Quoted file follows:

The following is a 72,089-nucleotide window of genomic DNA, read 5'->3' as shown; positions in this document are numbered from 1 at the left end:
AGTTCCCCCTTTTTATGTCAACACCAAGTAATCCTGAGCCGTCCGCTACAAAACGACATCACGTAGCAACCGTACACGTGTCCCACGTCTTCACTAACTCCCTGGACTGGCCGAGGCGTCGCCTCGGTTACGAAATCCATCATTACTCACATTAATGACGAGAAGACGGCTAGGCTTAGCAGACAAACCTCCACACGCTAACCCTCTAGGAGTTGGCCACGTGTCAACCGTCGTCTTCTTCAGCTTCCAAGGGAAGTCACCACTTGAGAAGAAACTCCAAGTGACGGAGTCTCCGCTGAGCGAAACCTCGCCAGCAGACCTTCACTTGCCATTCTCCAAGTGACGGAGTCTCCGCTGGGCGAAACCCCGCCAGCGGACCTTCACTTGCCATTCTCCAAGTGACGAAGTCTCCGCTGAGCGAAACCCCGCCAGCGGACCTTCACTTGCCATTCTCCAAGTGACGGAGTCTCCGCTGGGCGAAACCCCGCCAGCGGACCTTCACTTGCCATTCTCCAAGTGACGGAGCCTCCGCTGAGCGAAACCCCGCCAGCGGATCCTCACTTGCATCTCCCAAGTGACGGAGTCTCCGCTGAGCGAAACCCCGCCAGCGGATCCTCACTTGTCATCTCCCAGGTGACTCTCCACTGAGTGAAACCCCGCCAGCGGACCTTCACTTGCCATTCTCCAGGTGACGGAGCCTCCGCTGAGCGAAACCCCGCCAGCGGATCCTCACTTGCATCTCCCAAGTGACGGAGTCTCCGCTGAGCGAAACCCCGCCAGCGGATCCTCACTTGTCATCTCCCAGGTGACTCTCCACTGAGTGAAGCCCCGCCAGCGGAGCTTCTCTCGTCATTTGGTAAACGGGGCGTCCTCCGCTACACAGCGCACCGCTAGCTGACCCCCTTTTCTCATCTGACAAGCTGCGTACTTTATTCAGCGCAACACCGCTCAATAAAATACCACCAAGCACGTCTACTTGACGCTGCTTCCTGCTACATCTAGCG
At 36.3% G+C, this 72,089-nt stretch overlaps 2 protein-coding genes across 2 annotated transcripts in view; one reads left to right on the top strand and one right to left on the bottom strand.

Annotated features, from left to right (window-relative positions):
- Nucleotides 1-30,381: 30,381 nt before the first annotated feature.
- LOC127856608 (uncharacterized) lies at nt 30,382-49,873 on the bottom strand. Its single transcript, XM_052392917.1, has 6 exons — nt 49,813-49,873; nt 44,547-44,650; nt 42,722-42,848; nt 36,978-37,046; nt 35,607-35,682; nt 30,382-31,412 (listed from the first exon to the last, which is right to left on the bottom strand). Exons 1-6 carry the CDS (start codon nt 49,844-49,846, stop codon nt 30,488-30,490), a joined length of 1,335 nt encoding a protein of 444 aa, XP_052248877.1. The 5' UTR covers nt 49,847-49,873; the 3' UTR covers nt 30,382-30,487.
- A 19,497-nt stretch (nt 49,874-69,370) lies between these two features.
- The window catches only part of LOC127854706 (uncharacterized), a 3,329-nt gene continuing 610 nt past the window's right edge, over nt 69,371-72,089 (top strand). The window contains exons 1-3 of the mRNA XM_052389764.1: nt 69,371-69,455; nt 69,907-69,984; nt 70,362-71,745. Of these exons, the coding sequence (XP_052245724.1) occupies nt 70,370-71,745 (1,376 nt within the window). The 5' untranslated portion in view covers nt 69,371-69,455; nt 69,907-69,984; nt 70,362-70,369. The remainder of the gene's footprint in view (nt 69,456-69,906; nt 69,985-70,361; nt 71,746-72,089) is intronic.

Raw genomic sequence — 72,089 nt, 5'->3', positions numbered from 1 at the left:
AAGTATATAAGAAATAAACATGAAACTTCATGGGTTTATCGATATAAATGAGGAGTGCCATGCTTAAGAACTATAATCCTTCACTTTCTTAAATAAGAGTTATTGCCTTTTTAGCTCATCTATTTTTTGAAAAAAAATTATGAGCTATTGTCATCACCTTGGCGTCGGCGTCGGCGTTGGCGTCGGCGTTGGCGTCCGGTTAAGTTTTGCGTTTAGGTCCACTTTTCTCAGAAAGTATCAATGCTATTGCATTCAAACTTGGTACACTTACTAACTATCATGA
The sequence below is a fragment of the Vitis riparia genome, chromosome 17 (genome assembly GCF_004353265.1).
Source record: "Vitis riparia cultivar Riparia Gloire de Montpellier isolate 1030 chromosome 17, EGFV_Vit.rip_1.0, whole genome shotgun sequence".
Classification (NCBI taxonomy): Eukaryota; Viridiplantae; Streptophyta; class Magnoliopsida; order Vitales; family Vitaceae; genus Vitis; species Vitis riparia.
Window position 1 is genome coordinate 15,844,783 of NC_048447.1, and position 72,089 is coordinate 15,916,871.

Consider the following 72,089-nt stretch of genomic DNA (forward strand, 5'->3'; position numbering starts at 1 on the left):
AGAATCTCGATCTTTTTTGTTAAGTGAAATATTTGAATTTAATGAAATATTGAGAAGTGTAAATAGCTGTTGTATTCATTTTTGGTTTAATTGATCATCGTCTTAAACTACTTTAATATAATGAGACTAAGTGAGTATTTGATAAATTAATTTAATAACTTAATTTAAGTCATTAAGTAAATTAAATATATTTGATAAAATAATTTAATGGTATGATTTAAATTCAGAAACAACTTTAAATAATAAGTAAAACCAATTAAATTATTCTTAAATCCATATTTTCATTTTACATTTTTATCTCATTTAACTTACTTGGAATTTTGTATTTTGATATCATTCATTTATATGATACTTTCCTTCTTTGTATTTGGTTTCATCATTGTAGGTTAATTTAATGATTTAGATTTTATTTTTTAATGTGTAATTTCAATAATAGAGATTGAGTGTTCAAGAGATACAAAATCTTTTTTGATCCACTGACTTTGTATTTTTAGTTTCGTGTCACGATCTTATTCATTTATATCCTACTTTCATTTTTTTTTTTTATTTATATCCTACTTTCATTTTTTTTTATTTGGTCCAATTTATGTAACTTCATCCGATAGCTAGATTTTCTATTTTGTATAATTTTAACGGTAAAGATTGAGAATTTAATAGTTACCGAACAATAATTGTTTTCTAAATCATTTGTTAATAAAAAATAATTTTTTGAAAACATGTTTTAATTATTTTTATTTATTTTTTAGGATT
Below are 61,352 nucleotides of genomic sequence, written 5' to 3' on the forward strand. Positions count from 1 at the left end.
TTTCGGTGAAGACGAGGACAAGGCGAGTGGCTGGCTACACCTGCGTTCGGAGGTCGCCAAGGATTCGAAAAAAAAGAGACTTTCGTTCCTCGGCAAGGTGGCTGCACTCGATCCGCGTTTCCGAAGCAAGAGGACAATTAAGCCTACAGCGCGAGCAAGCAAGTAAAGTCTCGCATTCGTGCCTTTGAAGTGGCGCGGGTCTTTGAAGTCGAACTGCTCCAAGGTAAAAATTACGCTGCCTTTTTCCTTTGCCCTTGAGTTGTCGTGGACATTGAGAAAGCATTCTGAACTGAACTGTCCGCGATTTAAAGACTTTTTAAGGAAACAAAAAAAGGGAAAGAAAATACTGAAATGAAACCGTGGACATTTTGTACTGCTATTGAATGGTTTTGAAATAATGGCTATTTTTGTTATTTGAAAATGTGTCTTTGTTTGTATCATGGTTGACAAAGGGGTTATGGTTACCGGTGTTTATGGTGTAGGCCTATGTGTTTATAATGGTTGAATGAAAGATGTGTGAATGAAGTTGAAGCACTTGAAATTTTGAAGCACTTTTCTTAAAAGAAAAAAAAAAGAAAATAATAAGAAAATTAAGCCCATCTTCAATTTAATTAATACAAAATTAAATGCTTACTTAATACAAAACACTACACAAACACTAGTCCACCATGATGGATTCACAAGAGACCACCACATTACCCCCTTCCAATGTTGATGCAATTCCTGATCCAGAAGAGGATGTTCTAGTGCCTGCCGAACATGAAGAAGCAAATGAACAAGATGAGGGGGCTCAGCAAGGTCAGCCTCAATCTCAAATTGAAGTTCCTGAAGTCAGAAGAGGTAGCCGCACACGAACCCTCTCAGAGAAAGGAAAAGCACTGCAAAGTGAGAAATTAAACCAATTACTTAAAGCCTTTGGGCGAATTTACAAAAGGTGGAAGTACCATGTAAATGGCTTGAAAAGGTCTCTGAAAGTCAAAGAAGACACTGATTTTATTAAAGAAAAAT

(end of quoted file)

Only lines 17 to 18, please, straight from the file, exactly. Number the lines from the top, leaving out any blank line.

Below are 61,352 nucleotides of genomic sequence, written 5' to 3' on the forward strand. Positions count from 1 at the left end.
TTTCGGTGAAGACGAGGACAAGGCGAGTGGCTGGCTACACCTGCGTTCGGAGGTCGCCAAGGATTCGAAAAAAAAGAGACTTTCGTTCCTCGGCAAGGTGGCTGCACTCGATCCGCGTTTCCGAAGCAAGAGGACAATTAAGCCTACAGCGCGAGCAAGCAAGTAAAGTCTCGCATTCGTGCCTTTGAAGTGGCGCGGGTCTTTGAAGTCGAACTGCTCCAAGGTAAAAATTACGCTGCCTTTTTCCTTTGCCCTTGAGTTGTCGTGGACATTGAGAAAGCATTCTGAACTGAACTGTCCGCGATTTAAAGACTTTTTAAGGAAACAAAAAAAGGGAAAGAAAATACTGAAATGAAACCGTGGACATTTTGTACTGCTATTGAATGGTTTTGAAATAATGGCTATTTTTGTTATTTGAAAATGTGTCTTTGTTTGTATCATGGTTGACAAAGGGGTTATGGTTACCGGTGTTTATGGTGTAGGCCTATGTGTTTATAATGGTTGAATGAAAGATGTGTGAATGAAGTTGAAGCACTTGAAATTTTGAAGCACTTTTCTTAAAAGAAAAAAAAAAGAAAATAATAAGAAAATTAAGCCCATCTTCAATTTAATTAATACAAAATTAAATGCTTACTTAATACAAAACACTACACAAACACTAGTCCACCATGATGGATTCACAAGAGACCACCACATTACCCCCTTCCAATGTTGATGCAATTCCTGATCCAGAAGAGGATGTTCTAGTGCCTGCCGAACATGAAGAAGCAAATGAACAAGATGAGGGGGCTCAGCAAGGTCAGCCTCAATCTCAAATTGAAGTTCCTGAAGTCAGAAGAGGTAGCCGCACACGAACCCTCTCAGAGAAAGGAAAAGCACTGCAAAGTGAGAAATTAAACCAATTACTTAAAGCCTTTGGGCGAATTTACAAAAGGTGGAAGTACCATGTAAATGGCTTGAAAAGGTCTCTGAAAGTCAAAGAAGACACTGATTTTATTAAAGAAAAAT